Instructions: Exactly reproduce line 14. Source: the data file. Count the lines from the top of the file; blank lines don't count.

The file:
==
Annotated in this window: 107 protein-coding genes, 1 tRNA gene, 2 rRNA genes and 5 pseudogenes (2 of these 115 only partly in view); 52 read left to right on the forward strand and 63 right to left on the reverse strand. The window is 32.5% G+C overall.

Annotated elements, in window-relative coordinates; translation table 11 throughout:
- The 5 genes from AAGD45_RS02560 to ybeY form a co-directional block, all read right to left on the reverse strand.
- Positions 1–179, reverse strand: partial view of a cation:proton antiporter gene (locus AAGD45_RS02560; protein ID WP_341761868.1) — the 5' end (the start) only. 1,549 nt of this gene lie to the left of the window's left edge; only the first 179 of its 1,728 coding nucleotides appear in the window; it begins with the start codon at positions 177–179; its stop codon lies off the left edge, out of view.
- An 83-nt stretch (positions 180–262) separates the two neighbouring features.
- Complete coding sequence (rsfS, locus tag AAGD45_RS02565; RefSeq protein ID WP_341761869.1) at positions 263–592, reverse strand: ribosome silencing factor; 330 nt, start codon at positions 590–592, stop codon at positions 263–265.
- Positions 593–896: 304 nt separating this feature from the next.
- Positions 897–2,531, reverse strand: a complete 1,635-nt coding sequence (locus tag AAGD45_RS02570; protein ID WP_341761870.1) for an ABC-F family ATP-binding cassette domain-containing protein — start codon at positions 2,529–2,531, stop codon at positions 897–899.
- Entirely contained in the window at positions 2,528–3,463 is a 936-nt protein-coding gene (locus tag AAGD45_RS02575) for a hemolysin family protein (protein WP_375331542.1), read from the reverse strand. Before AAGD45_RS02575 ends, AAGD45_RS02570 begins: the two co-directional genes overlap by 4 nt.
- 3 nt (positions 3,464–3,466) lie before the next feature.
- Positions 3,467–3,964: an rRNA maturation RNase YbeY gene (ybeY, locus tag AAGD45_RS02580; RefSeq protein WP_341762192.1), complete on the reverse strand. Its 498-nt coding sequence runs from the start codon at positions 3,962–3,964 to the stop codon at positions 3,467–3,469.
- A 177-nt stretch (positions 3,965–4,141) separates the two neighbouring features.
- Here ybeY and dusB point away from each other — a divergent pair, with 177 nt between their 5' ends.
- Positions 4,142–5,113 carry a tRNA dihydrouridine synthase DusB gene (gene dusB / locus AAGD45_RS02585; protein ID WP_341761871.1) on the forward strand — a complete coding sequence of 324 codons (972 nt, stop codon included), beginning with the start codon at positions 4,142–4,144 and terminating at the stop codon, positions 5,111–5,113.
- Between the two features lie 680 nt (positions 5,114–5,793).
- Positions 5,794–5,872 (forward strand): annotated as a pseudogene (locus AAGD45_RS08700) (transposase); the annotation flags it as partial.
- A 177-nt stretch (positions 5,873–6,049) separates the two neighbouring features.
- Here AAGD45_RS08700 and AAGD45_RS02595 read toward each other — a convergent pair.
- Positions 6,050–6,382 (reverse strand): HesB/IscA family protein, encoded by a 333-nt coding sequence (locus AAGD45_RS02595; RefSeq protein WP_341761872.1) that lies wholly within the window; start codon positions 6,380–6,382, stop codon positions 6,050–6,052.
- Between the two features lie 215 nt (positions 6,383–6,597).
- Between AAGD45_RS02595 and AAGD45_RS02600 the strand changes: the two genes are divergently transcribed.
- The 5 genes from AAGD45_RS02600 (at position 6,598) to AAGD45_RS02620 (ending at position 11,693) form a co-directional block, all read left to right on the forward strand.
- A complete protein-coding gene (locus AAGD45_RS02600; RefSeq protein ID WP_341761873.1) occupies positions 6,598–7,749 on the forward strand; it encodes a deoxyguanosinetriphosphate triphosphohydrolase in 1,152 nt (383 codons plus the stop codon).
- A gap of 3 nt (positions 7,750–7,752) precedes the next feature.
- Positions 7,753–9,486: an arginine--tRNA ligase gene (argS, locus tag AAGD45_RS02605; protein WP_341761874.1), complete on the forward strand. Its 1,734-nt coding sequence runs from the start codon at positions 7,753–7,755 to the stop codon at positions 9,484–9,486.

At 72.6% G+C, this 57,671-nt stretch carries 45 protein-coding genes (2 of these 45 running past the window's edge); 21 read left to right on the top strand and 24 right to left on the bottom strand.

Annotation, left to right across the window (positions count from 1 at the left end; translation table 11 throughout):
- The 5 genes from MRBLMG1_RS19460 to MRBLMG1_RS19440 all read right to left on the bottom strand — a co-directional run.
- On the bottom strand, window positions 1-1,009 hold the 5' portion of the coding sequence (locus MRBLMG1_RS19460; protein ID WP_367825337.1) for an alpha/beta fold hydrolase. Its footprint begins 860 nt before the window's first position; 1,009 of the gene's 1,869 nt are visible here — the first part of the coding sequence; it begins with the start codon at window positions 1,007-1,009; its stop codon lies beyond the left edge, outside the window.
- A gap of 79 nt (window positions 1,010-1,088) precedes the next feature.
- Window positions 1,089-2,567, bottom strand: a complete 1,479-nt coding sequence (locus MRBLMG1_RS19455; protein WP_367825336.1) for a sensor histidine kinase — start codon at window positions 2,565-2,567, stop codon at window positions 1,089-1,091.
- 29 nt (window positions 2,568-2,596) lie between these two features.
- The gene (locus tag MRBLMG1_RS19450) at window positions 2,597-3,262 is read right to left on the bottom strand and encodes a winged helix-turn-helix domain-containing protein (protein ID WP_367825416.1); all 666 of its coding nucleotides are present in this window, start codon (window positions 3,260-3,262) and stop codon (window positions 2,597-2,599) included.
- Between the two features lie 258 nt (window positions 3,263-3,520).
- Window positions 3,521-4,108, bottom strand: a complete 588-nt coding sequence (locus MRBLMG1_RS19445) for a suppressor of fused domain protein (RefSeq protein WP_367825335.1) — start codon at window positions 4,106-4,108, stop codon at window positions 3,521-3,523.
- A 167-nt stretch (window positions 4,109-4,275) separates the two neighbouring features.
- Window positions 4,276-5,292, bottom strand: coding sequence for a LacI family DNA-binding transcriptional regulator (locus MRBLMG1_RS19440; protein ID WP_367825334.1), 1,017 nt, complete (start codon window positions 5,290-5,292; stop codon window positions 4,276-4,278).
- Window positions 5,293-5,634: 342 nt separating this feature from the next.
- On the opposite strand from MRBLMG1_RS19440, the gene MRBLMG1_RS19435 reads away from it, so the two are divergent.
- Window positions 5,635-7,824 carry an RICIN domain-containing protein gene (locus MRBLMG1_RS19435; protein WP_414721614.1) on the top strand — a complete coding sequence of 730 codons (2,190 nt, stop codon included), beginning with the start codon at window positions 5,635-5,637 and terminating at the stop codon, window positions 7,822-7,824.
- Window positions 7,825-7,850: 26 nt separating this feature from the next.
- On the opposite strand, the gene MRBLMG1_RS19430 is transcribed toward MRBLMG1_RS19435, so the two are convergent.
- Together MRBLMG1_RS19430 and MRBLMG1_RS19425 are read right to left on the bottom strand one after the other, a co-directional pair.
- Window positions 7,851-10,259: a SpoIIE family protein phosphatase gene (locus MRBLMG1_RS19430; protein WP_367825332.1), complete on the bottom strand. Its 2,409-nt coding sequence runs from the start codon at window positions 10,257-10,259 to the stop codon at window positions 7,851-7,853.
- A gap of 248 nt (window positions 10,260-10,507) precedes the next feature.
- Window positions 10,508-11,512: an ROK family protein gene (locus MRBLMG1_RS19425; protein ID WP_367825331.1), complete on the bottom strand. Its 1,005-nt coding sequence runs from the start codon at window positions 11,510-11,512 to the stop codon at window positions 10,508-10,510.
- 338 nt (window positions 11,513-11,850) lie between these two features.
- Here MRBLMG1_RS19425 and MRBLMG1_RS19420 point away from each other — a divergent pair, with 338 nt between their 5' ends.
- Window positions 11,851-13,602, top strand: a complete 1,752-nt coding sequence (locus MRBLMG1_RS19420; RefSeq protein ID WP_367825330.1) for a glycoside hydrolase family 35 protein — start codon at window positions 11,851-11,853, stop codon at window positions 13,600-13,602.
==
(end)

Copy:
- Positions 4,142–5,113 carry a tRNA dihydrouridine synthase DusB gene (gene dusB / locus AAGD45_RS02585; protein ID WP_341761871.1) on the forward strand — a complete coding sequence of 324 codons (972 nt, stop codon included), beginning with the start codon at positions 4,142–4,144 and terminating at the stop codon, positions 5,111–5,113.